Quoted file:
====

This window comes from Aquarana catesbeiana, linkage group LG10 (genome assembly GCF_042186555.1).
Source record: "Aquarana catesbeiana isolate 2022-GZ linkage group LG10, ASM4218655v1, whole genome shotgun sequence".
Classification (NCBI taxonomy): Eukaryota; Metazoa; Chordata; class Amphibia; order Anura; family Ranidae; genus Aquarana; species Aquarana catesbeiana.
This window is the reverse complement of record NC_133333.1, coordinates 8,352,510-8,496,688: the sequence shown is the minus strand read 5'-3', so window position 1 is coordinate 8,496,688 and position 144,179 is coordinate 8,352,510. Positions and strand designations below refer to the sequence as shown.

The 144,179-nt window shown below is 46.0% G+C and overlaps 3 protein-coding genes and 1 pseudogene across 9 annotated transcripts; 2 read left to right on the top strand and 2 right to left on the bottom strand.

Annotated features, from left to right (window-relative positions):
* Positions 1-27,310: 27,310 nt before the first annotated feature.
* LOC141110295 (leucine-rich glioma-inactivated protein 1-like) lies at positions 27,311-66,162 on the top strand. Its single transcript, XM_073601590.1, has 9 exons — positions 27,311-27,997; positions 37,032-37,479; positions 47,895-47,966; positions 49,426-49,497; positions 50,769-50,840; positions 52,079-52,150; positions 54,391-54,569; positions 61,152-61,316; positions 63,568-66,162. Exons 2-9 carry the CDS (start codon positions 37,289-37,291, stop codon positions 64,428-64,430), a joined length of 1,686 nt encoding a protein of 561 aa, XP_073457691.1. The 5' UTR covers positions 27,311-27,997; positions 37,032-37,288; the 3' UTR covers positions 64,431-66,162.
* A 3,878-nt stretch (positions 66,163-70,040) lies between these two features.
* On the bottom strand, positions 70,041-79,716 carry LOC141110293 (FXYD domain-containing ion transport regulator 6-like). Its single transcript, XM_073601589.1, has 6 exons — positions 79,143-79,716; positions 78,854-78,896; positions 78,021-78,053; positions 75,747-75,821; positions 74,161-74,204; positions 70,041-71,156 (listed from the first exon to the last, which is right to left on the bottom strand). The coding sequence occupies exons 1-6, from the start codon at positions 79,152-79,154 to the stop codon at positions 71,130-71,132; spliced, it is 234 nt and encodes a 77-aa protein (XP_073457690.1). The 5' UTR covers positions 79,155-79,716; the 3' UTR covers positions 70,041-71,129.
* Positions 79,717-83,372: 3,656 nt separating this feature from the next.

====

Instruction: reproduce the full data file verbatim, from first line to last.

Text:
This window comes from Aquarana catesbeiana, linkage group LG10 (genome assembly GCF_042186555.1).
Source record: "Aquarana catesbeiana isolate 2022-GZ linkage group LG10, ASM4218655v1, whole genome shotgun sequence".
Classification (NCBI taxonomy): Eukaryota; Metazoa; Chordata; class Amphibia; order Anura; family Ranidae; genus Aquarana; species Aquarana catesbeiana.
This window is the reverse complement of record NC_133333.1, coordinates 8,352,510-8,496,688: the sequence shown is the minus strand read 5'-3', so window position 1 is coordinate 8,496,688 and position 144,179 is coordinate 8,352,510. Positions and strand designations below refer to the sequence as shown.

The 144,179-nt window shown below is 46.0% G+C and overlaps 3 protein-coding genes and 1 pseudogene across 9 annotated transcripts; 2 read left to right on the top strand and 2 right to left on the bottom strand.

Annotated features, from left to right (window-relative positions):
* Positions 1-27,310: 27,310 nt before the first annotated feature.
* LOC141110295 (leucine-rich glioma-inactivated protein 1-like) lies at positions 27,311-66,162 on the top strand. Its single transcript, XM_073601590.1, has 9 exons — positions 27,311-27,997; positions 37,032-37,479; positions 47,895-47,966; positions 49,426-49,497; positions 50,769-50,840; positions 52,079-52,150; positions 54,391-54,569; positions 61,152-61,316; positions 63,568-66,162. Exons 2-9 carry the CDS (start codon positions 37,289-37,291, stop codon positions 64,428-64,430), a joined length of 1,686 nt encoding a protein of 561 aa, XP_073457691.1. The 5' UTR covers positions 27,311-27,997; positions 37,032-37,288; the 3' UTR covers positions 64,431-66,162.
* A 3,878-nt stretch (positions 66,163-70,040) lies between these two features.
* On the bottom strand, positions 70,041-79,716 carry LOC141110293 (FXYD domain-containing ion transport regulator 6-like). Its single transcript, XM_073601589.1, has 6 exons — positions 79,143-79,716; positions 78,854-78,896; positions 78,021-78,053; positions 75,747-75,821; positions 74,161-74,204; positions 70,041-71,156 (listed from the first exon to the last, which is right to left on the bottom strand). The coding sequence occupies exons 1-6, from the start codon at positions 79,152-79,154 to the stop codon at positions 71,130-71,132; spliced, it is 234 nt and encodes a 77-aa protein (XP_073457690.1). The 5' UTR covers positions 79,155-79,716; the 3' UTR covers positions 70,041-71,129.
* Positions 79,717-83,372: 3,656 nt separating this feature from the next.